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RE: A Scottish-Presbyterian review of "The Passion" film

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  • s.padbury@tiscali.co.uk
    Quoting Colin paste-in from the FC of Scotland:-
    Message 1 of 7 , Apr 2 5:35 AM
      Quoting Colin' paste-in from the FC of Scotland:-

      <<"The RP statement [against Mel Gibson's film] then goes on to declare
      that the message of the film is that of `Roman Catholicism, not Biblical
      Christianity' and attacks `Mel
      Gibson's non-existant pseudo-christ' as contrasted with `the Christ who
      really saves, the Christ of the Scriptures'. I find such language ill informed
      and deeply offensive. If it is accurate then I am a Roman Catholic and
      I believe in the same Christ as Mel Gibson.">>

      Quoting myself:-

      <<The Second Commandment does not merely cover worship that take place within
      public acts at stated times, but it covers *any* man-graven image that is
      intended to portray God. Never can we accept a man-made depiction of anything
      in the universe, adopting as our own belief concerning that man-made thing,
      "This is indeed a representation of my god. My god is (even somewhat) like
      this thing."
      It is because we always, men always, misrepresent God (Christ Himself alone
      excepted); and by however much we do so, by that much we dishonour God.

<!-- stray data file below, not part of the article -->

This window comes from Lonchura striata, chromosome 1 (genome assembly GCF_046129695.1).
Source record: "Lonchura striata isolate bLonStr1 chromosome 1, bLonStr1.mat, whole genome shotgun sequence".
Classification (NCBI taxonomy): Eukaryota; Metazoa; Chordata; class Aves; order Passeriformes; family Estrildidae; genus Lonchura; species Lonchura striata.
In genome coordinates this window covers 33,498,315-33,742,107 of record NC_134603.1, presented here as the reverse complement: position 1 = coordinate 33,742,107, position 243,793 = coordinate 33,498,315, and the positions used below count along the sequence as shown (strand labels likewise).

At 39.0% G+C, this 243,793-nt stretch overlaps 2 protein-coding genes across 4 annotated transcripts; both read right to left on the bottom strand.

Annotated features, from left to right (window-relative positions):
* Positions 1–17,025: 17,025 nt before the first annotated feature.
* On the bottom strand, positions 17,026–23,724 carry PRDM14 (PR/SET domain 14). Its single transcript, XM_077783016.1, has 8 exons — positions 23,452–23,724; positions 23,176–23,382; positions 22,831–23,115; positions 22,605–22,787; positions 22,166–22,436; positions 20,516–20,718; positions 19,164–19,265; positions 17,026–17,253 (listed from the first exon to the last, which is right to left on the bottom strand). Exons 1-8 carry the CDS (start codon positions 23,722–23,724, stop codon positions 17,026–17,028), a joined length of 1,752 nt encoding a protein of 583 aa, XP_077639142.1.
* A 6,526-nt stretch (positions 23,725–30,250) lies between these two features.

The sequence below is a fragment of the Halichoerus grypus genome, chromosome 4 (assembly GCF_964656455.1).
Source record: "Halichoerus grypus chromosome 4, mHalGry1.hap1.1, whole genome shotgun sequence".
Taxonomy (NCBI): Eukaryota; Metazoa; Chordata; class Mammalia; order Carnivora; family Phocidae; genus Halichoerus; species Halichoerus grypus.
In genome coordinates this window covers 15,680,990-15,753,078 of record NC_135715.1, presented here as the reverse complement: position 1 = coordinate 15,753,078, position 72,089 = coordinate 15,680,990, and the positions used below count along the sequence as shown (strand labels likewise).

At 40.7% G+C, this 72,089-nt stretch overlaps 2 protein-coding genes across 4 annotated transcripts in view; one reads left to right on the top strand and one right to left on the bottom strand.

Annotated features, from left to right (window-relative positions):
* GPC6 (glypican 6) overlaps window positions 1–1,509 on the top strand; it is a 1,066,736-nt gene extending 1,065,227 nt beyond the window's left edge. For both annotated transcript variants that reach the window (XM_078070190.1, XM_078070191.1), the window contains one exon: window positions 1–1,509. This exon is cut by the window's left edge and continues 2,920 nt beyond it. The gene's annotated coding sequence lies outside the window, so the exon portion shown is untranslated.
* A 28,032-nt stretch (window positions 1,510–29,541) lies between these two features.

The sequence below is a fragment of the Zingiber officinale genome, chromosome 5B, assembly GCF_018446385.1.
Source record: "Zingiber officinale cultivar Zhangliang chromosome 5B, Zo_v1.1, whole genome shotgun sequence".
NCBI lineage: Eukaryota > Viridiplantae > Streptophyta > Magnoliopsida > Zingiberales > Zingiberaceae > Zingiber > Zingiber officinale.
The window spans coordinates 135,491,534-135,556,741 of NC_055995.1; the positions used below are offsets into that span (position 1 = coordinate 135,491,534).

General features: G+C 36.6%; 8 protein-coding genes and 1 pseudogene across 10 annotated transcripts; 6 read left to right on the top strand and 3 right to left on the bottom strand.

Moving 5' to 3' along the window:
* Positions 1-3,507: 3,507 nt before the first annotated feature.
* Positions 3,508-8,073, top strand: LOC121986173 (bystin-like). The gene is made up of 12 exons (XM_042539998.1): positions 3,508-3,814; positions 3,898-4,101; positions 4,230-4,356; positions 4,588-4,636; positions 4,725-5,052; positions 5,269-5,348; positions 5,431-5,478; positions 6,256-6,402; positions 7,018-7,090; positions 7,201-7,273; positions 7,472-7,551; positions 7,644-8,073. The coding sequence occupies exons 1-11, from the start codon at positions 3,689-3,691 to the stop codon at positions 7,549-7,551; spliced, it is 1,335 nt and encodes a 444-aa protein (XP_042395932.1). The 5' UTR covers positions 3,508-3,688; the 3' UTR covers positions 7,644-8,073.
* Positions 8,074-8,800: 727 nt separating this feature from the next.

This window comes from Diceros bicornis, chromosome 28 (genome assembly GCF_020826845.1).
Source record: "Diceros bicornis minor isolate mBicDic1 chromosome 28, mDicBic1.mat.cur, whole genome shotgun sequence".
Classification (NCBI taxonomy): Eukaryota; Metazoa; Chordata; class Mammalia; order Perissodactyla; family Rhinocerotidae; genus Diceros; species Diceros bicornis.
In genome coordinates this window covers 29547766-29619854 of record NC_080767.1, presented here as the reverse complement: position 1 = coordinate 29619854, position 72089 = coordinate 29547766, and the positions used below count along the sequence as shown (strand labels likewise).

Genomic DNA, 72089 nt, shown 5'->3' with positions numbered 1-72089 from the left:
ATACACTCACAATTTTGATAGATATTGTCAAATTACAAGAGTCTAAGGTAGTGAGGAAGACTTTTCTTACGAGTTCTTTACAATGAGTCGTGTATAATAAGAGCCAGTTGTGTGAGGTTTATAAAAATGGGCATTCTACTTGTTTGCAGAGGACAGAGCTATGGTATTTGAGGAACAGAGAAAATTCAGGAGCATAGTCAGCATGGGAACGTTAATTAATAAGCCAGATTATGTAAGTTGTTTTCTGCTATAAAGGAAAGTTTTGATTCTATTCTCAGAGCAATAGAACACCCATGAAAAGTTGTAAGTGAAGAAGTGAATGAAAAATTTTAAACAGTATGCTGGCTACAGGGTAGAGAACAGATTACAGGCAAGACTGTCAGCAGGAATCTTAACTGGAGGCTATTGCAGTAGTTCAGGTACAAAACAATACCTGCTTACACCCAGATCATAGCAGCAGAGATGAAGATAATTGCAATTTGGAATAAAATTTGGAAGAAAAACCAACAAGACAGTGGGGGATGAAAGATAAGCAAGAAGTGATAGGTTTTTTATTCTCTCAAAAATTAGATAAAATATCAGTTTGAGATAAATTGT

And besides this dishonour that is always done, the artist (metal-worker,
      painter, actor) and the approver thereof are also violating God's revealed

      I say moreover:-

      It is obvious from that FC member's own words that he thinks Mel Gibson's
      portrayal of Christ is the Scriptural Christ, indeed he agrees that the
      film is Scripturally accurate in most places at least.

      Besides this, and moving on from the Second Commandment to further discuss
      this movie which I have no intension of seeing:-

      (1.) We Reformed Christians have no hesitation to say that the teachings
      of the Romish church concernig the sacrifice of the Lord Jesus Christ are
      not the true, Scriptural gospel.

      (2.) Mel Gibson obviously would not have betrayed his own thinking concerning
      these matters, or his beloved hard-line form of the doctrines of Rome concerning
      the sacrifice of their version of the Lord Jesus Christ, or his own priest(s),
      or his pope.

      (3.) We know that there are many high ranking Romanists who are on record
      as giving this movie their approval. And that's an understatement!

      (4.) Therefore we can do no other (I intentionally echo Martin Luther here)
      than conclude that this is an heretical, blasphemous, anti-Christian and
      anti-Christ movie.

      Metaphorically speaking, you have to be blind not to see this.


      Simon Padbury.

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